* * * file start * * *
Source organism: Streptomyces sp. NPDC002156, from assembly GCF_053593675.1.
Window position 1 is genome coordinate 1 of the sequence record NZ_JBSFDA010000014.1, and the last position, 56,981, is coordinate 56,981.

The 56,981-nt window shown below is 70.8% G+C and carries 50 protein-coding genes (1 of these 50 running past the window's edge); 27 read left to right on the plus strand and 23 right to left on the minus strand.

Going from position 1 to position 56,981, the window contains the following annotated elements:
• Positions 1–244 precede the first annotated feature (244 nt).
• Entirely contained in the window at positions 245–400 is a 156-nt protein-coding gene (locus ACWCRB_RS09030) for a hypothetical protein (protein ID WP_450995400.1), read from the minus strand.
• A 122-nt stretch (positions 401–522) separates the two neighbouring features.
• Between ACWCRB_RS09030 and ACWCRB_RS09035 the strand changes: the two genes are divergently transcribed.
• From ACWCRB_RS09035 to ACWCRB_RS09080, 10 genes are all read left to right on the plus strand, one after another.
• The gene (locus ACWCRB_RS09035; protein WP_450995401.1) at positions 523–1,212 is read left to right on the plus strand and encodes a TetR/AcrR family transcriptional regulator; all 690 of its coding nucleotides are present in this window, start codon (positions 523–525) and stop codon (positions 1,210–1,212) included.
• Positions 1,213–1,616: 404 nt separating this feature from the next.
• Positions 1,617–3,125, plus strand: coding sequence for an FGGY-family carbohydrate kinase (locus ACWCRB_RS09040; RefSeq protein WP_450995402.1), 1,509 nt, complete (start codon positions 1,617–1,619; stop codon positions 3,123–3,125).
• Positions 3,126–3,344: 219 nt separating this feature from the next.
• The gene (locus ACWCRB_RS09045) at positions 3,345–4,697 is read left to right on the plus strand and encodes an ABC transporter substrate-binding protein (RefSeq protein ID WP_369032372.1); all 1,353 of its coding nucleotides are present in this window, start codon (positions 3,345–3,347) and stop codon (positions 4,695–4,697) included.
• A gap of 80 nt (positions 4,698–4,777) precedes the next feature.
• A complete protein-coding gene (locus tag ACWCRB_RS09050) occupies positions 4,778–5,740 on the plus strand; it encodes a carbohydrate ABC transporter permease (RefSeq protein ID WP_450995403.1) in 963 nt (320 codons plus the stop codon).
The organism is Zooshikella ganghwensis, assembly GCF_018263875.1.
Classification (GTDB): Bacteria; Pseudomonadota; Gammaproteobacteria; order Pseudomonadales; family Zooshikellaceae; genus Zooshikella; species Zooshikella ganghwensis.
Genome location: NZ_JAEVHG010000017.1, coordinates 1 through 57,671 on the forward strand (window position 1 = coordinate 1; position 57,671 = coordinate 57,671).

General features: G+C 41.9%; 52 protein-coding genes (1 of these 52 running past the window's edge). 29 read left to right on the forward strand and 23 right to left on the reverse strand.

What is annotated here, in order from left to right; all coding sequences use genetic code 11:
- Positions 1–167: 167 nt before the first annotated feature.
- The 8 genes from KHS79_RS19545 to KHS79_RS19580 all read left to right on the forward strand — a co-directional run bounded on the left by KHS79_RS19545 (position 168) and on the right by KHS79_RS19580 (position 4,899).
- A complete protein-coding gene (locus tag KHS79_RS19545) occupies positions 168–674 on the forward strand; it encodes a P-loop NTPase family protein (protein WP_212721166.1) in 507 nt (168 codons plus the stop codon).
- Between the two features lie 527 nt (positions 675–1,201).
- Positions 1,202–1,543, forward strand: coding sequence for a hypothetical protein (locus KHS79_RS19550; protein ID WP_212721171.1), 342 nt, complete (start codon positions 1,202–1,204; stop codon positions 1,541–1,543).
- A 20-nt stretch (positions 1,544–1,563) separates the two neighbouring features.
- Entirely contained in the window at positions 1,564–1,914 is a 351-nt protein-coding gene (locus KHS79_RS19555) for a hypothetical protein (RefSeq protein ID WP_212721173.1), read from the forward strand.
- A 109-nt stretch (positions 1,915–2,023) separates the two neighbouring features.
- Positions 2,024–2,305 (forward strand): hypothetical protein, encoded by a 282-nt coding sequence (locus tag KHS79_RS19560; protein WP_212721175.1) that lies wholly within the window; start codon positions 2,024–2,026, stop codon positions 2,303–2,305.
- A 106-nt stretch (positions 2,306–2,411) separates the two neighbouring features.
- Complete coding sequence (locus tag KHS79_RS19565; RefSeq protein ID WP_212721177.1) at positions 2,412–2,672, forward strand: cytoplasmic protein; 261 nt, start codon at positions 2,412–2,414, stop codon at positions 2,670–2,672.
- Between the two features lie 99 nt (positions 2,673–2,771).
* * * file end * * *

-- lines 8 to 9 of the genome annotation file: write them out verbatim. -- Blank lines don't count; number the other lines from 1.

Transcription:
• Between ACWCRB_RS09030 and ACWCRB_RS09035 the strand changes: the two genes are divergently transcribed.
• From ACWCRB_RS09035 to ACWCRB_RS09080, 10 genes are all read left to right on the plus strand, one after another.